Cracking the Voynich Code
The quixotic quest to read meaning in the patterns of a bizarre manuscript that has bedeviled scholars for years
Between our first and second conversations, Rugg put some common Voynichese syllables into the Search Visualizer program. The results were staggering. While natural languages have an even distribution of common suffixes and prefixes, common prefixes and suffixes of the Voynich Manuscript are clustered in different parts of the text. But perhaps even more astonishing is the distribution of four parallel charts with four different syllables: The clusters all align. The banding of syllables—where they change frequency quite radically—all occur at the same place in the text. While this is radically inconsistent with natural languages, it is quite consistent with the table and grille method of producing words, in which, to create the illusion of a language, the writer would turn the grille on its axis to start creating a new frequency. Imagine trying to fool people into believing that you lived in a certain neighborhood. You might come into work every day bearing coffee from a café in that neighborhood. But they might catch on. So one day, after a month or so, you come in with lunch from an eatery in that neighborhood. You do that for a while, and then start purchasing books from a local bookstore. In the same manner, turning the grille gives a new set of prefixes and suffixes, so that the illusion is maintained, and words aren’t repeated too much.
“After a few weeks, we found something no one else had seen,” Rugg says. His book, The Blind Spot, is due out in May, and has a chapter on the Voynich.
In 2000, a second letter mentioning a mysterious book in code and addressed to Sphinx master Kircher was found. René Zandbergen, an engineer by trade with a website about the Voynich, discovered it in Kircher’s letters. Georg Baresch, an antiques dealer, wrote to Father Kircher in 1639 (for the second time), asking him to take an interest in a mysterious manuscript that he couldn’t decipher. He hoped that Kircher, who “burns with a publication of things which are good, will not disdain from revealing also those things which are good in his books, buried in unknown characters.” Like Marci, Baresch seemed to think Kircher alone capable of deciphering the text, “given that here there is nobody capable of lifting such a weight, which consists of such obscure material that it requires a special genius.” The letter suggests, “from the pictures of herbs, of which the number in the Codex is enormous, of various images, of stars and of other things which appear like chemical secrets, I conjecture that it is all of medical nature.” This led Zandbergen to conclude that the manuscript described was the Voynich. Because “all details he mentions (unknown writing, herbs, stars) fit as well, there can be no doubt at all,” he wrote in an email.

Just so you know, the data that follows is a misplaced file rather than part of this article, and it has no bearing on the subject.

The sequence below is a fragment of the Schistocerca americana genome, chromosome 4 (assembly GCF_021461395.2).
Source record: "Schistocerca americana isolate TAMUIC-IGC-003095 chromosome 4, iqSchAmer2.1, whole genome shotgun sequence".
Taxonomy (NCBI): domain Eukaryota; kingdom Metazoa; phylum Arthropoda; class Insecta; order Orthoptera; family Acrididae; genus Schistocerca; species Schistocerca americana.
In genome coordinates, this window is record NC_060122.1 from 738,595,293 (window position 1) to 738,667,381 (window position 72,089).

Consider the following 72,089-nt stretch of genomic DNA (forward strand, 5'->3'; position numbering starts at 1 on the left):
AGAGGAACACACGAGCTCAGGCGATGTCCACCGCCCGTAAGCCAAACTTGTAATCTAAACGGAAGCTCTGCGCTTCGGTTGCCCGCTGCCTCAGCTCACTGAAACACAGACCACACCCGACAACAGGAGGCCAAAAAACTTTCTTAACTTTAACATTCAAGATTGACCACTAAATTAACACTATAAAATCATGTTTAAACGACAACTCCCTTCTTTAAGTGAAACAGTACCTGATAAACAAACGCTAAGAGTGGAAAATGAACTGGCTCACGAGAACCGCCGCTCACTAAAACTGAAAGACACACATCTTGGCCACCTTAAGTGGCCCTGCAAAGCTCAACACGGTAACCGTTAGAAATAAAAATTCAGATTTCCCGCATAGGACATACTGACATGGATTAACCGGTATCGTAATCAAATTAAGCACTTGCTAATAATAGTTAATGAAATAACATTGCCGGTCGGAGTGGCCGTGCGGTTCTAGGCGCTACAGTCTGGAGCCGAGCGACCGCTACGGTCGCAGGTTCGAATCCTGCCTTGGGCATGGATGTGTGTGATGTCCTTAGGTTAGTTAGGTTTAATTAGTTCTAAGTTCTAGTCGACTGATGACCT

Voynich’s contention that the book was written by Roger Bacon came from Marci’s letter, which was inside the manuscript when Voynich presented it for the first time at a Chicago Art Institute exhibition in 1915. The letter mentions that “Dr. Raphael, tutor in the Bohemian language to Ferdinand III, then King of Bohemia, told me the said book had belonged to the Emperor Rudolph and that he presented the bearer who brought him the book 600 ducats. He believed the author was Roger Bacon, the Englishman.” A signature on one of the pages also seems to suggest that the manuscript was once in or around the court of Rudolf II. The name “Jacobus de Tepenec” appears on the first page. Tepenec was a pharmacist of Rudolf’s.